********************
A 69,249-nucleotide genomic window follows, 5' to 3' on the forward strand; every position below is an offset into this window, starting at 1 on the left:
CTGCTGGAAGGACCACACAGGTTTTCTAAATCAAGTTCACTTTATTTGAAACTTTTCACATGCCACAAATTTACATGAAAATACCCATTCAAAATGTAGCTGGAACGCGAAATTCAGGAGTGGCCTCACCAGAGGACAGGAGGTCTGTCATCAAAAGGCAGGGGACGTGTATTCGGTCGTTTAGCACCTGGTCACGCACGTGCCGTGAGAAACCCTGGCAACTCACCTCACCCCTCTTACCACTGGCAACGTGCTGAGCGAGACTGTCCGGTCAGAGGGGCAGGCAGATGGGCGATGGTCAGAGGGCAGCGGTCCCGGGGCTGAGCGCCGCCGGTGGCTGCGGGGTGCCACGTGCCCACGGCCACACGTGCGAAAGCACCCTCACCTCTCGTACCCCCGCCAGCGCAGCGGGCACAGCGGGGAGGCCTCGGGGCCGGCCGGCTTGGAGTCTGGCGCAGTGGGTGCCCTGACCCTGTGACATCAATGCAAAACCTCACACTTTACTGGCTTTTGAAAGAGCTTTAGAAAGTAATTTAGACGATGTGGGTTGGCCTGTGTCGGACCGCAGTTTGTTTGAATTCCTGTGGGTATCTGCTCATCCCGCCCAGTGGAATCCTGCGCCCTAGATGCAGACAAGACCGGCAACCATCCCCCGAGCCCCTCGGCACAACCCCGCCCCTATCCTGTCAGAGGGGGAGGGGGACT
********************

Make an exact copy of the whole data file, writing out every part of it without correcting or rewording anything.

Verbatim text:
A 69,249-nucleotide genomic window follows, 5' to 3' on the forward strand; every position below is an offset into this window, starting at 1 on the left:
CTGCTGGAAGGACCACACAGGTTTTCTAAATCAAGTTCACTTTATTTGAAACTTTTCACATGCCACAAATTTACATGAAAATACCCATTCAAAATGTAGCTGGAACGCGAAATTCAGGAGTGGCCTCACCAGAGGACAGGAGGTCTGTCATCAAAAGGCAGGGGACGTGTATTCGGTCGTTTAGCACCTGGTCACGCACGTGCCGTGAGAAACCCTGGCAACTCACCTCACCCCTCTTACCACTGGCAACGTGCTGAGCGAGACTGTCCGGTCAGAGGGGCAGGCAGATGGGCGATGGTCAGAGGGCAGCGGTCCCGGGGCTGAGCGCCGCCGGTGGCTGCGGGGTGCCACGTGCCCACGGCCACACGTGCGAAAGCACCCTCACCTCTCGTACCCCCGCCAGCGCAGCGGGCACAGCGGGGAGGCCTCGGGGCCGGCCGGCTTGGAGTCTGGCGCAGTGGGTGCCCTGACCCTGTGACATCAATGCAAAACCTCACACTTTACTGGCTTTTGAAAGAGCTTTAGAAAGTAATTTAGACGATGTGGGTTGGCCTGTGTCGGACCGCAGTTTGTTTGAATTCCTGTGGGTATCTGCTCATCCCGCCCAGTGGAATCCTGCGCCCTAGATGCAGACAAGACCGGCAACCATCCCCCGAGCCCCTCGGCACAACCCCGCCCCTATCCTGTCAGAGGGGGAGGGGGACT